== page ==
Review by Harvard L.
I think it must just be something about the latter half of this decade – we’re experiencing a revival of well-designed puzzle games. Whereas in the early 2000’s, puzzle games found it difficult to maintain its market share due to increasing budget sizes and a move to more cinematic fare, the modern indie scene has led a charge of developers interested in making games out of tight core mechanics and interactions to satisfy the innate human desire to solve problems.
Modern puzzle games can live or die based on their foundational mechanic, whether it is drawing lines in The Witness, connecting disparate points in Portal or manipulating spaces in Mallow Drops. The latest game from Swedish developer, Isbit Games, Warp Shift, demonstrates the strength of this design philosophy to a T, building an escalating series of challenges upon an elegantly intuitive ruleset.
Warp Shift’s key premise is the manipulation of space: you need to get your character from one point to another, and you’ll do so by moving rooms around to make the most efficient path from A to B. Rooms have doors of various qualities, and your character can only travel between rooms that have connecting doors. In each level, you’ll move from your starting location to pick up a key, and then reach the exit. So far, so simple.
The game’s narrative is fairly spartan, tasking the player with climbing a tower while being guided by an anthropomorphic glowing block that rotates like a Rubik’s Cube. There are no wordy story sequences or cutscenes to distract the player from the puzzles, although there are some excellent art assets which appear here and there to denote a new set of levels.
The companion cube is also a great hint towards the game’s style. It feels like it belongs to the same family of sliding block puzzles like Rush Hour, testing the player’s ability to think spatially and understand the implications that moving one piece will have upon everything else. Later levels introduce ideas like teleporters and locked doors, but none of the additions feel gimmicky and the developers manage to squeeze out a lot of novel interactions with just a handful of core mechanics.
One of the problems with the puzzle genre that Warp Shift elegantly sidesteps is the awful feeling of being stumped when you can’t figure out the answer to a challenge. Most developers create a puzzle with a single solution in mind and proceed to pepper their level with red herrings and unconventional logic so that finding the right way becomes an unexpected and joyous act. Warp Shift is no different; each level has a clearly defined “proper solution”, but the difference is that every level has multiple valid answers: as long as you get your character to the portal the game will consider the level “solved”.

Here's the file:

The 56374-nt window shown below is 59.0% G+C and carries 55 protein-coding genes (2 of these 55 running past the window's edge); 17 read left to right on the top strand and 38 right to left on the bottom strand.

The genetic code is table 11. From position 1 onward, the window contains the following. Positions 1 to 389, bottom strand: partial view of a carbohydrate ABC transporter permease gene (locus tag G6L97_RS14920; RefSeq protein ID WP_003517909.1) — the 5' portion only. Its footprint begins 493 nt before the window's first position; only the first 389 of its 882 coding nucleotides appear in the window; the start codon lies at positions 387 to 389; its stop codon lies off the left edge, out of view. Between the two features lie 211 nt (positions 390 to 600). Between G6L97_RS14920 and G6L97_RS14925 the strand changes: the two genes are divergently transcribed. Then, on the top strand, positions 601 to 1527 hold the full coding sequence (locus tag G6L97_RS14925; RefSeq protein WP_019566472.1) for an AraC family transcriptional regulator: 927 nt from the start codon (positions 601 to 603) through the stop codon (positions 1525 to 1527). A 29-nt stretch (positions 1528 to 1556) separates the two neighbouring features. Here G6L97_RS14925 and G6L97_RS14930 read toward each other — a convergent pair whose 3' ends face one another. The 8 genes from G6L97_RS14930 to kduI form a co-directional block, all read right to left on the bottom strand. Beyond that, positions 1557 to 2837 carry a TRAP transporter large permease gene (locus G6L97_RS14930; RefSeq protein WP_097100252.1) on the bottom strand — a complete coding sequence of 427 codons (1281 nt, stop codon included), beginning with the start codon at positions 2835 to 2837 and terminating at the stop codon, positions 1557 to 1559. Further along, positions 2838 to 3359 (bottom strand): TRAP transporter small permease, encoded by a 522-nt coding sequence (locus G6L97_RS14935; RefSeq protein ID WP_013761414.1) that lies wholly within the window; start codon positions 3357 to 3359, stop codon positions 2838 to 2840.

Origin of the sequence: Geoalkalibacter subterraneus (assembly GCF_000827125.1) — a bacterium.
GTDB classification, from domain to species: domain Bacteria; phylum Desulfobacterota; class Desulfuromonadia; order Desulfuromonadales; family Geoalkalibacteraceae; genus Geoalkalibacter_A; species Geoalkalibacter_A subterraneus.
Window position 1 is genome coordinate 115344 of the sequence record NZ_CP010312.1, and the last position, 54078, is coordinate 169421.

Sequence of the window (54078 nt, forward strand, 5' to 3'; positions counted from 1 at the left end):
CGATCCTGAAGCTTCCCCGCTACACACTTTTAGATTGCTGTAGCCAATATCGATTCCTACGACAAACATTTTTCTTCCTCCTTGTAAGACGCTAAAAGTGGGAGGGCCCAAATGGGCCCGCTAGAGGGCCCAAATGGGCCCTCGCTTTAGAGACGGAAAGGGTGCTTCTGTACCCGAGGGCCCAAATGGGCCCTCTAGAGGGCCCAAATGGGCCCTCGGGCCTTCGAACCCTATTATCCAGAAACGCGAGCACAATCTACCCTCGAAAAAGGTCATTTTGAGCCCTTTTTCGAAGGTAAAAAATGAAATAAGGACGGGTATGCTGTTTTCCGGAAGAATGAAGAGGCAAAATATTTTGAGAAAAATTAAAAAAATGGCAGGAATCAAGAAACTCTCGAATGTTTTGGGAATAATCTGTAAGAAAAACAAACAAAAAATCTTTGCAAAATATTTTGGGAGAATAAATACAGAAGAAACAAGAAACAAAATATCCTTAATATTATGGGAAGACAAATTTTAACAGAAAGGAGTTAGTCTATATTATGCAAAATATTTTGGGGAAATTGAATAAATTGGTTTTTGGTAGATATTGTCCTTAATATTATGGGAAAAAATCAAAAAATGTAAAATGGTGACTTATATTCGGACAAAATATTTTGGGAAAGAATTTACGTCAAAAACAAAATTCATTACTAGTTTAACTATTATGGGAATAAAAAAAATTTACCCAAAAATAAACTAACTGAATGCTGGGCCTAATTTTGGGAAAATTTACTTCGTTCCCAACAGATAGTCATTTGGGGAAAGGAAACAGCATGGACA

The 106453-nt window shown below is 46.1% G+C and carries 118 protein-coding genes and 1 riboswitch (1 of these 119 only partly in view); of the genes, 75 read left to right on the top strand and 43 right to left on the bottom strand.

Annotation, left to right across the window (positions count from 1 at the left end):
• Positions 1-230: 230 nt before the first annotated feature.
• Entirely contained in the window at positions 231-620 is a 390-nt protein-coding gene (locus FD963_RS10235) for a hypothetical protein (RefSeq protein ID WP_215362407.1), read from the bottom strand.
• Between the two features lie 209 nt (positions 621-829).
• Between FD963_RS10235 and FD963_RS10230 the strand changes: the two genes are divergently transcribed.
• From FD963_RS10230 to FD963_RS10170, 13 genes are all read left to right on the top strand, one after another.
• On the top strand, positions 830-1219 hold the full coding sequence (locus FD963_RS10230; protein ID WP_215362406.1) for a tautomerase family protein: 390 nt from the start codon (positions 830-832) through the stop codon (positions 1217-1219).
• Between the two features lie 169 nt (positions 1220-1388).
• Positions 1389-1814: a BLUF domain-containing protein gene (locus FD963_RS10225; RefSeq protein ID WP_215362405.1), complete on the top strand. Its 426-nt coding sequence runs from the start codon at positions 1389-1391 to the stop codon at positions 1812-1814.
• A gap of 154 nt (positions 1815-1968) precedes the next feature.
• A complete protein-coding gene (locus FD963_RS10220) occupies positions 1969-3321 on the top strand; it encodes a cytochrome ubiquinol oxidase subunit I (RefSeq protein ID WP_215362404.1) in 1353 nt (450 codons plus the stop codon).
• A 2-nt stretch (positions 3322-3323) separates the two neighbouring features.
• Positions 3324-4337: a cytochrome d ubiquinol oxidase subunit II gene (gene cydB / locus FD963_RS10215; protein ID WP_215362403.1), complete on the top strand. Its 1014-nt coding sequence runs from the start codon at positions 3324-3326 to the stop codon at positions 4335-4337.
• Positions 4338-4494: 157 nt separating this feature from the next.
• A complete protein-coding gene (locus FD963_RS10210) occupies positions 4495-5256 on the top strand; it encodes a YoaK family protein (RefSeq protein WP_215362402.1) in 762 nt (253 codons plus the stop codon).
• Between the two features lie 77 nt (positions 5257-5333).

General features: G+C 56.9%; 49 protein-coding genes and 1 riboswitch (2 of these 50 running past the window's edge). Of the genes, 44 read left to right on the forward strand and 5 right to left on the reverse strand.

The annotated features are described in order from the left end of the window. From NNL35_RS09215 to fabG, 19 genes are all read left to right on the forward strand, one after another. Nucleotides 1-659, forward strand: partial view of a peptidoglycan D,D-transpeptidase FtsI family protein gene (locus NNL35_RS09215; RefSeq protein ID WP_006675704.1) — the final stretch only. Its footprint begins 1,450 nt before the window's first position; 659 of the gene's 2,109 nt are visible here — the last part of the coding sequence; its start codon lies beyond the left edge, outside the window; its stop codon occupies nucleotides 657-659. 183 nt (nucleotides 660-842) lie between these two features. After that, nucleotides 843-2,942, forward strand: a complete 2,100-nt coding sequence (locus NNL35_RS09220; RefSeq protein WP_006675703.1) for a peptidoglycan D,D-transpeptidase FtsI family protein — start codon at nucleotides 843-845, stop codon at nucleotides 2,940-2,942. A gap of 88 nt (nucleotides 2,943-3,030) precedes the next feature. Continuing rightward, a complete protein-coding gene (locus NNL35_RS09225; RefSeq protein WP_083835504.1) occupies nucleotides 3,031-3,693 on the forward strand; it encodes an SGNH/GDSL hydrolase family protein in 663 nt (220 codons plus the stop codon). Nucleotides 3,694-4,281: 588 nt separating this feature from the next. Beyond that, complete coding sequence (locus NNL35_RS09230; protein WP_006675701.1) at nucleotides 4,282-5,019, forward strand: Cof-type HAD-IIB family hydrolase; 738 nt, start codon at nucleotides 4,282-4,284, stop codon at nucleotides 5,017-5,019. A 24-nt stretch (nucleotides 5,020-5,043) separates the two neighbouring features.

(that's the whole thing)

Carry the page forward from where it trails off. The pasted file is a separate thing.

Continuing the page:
Rather than testing players on their deduction, Warp Shift’s measure of skill is efficiency. Players can earn stars for reaching the portal in the smallest number of moves – whether moving the rooms or your character – and the developers always stay one step ahead of the player when allocating level rewards. Levels are unlocked sequentially by beating the previous one, but they’re also divided into sets which unlock once you’ve earned enough stars across all levels. Successfully earning three stars in any challenge will require you to be extremely efficient with their every move, but the difficulty never becomes prohibitive as you can move to the next level whenever you like.
The level design is also adeptly tuned to create a sense of accomplishment regardless of whether a player finishes a level with one or three stars. Because of the Rubik’s Cube style movement of the sliding rooms, high level players will be looking for moves that “prep” the puzzle for a quick solution. Some levels are even set up with a red herring solution which the player will need to tear apart in order to earn those elusive stars. I spent many a level stumped at two stars wondering how I could possibly do it faster, and most times the answer needed me to look at the rooms and available tools in a completely different way. The puzzles do offer a skip feature if you restart too many times, and while I would have liked the option to rewind move-by-move or at least show a log of the moves you made, each level is over in less than 30 seconds and even the toughest puzzles can be solved in around fifteen moves.
The only complaint that I could possibly level at the game is that it does weigh in on the short side. Although the levels have a lot of replay value, veterans of the puzzle genre might find the first few worlds too easy. Despite this though, I can’t think of any way to meaningfully add to this game without feeling like a contrivance – Warp Shift’s laconic design is its most compelling feature, and even though I’m normally indifferent towards puzzles games, this one had me entranced for a solid afternoon.
Warp Shift is a puzzle game that is joyful in its accessibility and expansive in its complexity. It’s a whimsical experience for players who might only be able to muster one star on its levels, but also provides the depth needed for hardcore fans. It’s never too cognitively demanding and doesn’t insult your intelligence by being too easy or too hard, but instead offers a dynamic challenge which maximises the feeling of discovery and ingenuity that puzzle solvers crave. I hope that the satisfaction I feel from acing the game’s most difficult levels is the same satisfaction that the team at Isbit Games feels knowing that they have made a puzzle game that’s both quietly contemplative and excitingly intricate.
– Harvard L.